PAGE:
I recently got into an interesting discussion on Twitter with some other engineers regarding the parallels between dancing and engineering. I often get a surprised look from people when I tell them I used to be a professional dancer. Perhaps its because I look like a nerd, or perhaps its because I am one. In any case, its true and its something that I spent many years and countless hours doing.
The strange thing is really that it’s nothing different from engineering. Engineering is also something that I’ve spent many years and countless hours doing. In both cases, they started out mostly just for fun, and once you get good, you can make money off it. But that’s not what I really want to talk about either.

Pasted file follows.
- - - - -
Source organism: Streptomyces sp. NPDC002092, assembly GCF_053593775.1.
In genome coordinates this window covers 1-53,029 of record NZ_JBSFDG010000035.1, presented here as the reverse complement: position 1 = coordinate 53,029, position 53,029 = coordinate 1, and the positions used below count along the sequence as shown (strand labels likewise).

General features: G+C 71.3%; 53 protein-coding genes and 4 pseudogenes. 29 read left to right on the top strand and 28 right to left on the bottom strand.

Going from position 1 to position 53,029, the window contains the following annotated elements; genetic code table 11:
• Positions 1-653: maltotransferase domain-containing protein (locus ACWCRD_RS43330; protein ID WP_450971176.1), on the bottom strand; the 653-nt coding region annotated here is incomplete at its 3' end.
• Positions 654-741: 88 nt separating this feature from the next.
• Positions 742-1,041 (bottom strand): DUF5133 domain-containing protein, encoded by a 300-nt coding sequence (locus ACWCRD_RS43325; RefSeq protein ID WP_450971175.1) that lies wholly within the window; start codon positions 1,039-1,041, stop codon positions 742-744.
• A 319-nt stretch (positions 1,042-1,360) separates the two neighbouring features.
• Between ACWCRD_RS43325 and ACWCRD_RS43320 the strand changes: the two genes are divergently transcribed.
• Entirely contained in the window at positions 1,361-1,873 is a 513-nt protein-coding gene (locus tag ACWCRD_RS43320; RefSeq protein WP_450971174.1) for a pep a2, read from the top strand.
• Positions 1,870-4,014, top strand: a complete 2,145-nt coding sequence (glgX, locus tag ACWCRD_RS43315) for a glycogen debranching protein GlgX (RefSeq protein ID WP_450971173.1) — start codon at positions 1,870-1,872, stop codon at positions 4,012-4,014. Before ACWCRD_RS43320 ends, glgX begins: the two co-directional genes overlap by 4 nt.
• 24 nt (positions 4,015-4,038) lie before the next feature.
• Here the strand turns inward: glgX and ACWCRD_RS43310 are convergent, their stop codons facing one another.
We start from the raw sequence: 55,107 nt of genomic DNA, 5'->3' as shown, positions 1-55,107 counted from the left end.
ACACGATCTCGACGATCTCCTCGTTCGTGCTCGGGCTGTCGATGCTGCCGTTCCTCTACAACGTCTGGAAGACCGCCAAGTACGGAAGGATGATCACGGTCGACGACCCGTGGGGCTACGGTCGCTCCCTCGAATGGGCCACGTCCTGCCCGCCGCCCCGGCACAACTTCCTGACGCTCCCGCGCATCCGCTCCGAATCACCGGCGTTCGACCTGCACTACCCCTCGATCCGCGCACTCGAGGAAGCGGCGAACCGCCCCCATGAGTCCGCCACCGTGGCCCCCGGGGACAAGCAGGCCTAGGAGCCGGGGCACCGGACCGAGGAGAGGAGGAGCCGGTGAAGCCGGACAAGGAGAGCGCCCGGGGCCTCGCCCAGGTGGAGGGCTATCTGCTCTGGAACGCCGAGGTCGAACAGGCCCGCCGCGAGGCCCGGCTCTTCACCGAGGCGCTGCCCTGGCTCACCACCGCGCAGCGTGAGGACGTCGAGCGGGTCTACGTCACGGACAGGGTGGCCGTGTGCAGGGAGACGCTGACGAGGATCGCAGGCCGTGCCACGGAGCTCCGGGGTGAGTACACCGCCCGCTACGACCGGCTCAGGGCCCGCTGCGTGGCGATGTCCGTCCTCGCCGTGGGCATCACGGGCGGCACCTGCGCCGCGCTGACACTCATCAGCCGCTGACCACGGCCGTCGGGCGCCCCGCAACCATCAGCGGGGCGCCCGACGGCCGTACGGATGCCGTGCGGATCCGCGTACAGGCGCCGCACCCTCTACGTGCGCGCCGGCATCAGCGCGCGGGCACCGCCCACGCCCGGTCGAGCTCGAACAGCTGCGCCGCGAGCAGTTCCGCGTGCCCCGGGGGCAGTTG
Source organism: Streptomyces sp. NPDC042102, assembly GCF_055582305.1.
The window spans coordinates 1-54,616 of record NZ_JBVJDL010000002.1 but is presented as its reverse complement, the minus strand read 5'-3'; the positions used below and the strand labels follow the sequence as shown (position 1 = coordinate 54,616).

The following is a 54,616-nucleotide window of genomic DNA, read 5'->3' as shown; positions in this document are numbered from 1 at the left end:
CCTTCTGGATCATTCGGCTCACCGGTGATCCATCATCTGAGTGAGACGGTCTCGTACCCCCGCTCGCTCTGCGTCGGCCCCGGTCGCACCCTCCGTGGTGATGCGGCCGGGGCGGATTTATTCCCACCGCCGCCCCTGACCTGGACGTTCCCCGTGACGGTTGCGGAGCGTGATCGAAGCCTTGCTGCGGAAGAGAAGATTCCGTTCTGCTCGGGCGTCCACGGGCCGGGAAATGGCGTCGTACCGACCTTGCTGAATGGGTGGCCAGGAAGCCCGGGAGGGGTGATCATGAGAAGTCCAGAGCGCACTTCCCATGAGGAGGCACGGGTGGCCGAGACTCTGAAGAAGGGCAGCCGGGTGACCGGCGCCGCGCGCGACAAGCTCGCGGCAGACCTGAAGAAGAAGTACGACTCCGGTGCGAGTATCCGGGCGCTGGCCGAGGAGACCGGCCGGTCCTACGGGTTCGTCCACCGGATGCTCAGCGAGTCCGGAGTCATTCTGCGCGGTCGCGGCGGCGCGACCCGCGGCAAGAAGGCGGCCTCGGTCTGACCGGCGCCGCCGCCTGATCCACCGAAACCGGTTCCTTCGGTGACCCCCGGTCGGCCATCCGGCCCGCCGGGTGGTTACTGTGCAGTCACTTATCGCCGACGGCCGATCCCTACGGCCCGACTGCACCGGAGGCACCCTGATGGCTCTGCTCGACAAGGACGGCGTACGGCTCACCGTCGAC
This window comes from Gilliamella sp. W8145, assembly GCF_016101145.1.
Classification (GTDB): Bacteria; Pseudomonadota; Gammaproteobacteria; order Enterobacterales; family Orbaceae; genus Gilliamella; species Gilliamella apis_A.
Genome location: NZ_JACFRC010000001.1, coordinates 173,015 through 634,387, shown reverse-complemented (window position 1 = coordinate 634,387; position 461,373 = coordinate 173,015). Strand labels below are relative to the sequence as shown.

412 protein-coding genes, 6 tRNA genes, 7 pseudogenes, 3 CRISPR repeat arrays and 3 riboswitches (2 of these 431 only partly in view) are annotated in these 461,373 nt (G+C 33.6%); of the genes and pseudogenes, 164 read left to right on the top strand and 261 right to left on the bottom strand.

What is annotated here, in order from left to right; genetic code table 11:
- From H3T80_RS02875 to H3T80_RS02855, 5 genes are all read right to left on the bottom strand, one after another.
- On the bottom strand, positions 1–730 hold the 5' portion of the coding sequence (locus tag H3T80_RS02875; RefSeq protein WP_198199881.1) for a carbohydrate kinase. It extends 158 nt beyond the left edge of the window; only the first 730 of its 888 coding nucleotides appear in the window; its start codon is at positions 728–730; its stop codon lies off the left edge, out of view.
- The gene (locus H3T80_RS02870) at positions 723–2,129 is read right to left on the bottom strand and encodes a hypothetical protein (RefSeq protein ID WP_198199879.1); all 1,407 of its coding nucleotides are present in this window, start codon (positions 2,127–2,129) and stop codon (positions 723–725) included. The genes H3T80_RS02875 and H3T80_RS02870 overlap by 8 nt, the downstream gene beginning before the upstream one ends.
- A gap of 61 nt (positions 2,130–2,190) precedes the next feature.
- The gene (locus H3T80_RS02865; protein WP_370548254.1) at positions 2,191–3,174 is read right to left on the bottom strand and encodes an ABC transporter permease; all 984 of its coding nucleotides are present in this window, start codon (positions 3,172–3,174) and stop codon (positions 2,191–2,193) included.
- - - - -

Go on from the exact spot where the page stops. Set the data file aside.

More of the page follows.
In dancing, there is “technique” and there is “feel”. To make money from dancing, you need to have technique. That means that you need to understand the basics of body movement, have strong fundamentals in the particular dance genre, and your body must be trained to imitate movements that you see someone else doing, usually quickly. Technique is something that you spend a lot of time in studios, rehearsals, and training to build up. You work with choreographers, work with other dancers, learn choreography, and get everyone synchronized. This is essential for productions such as concerts, recitals, musicals, film, etc. The majority of professional dancers have extremely strong technique and if you’re a choreographer, you generally look for dancers with strong technique because they’re easier to train for choreography.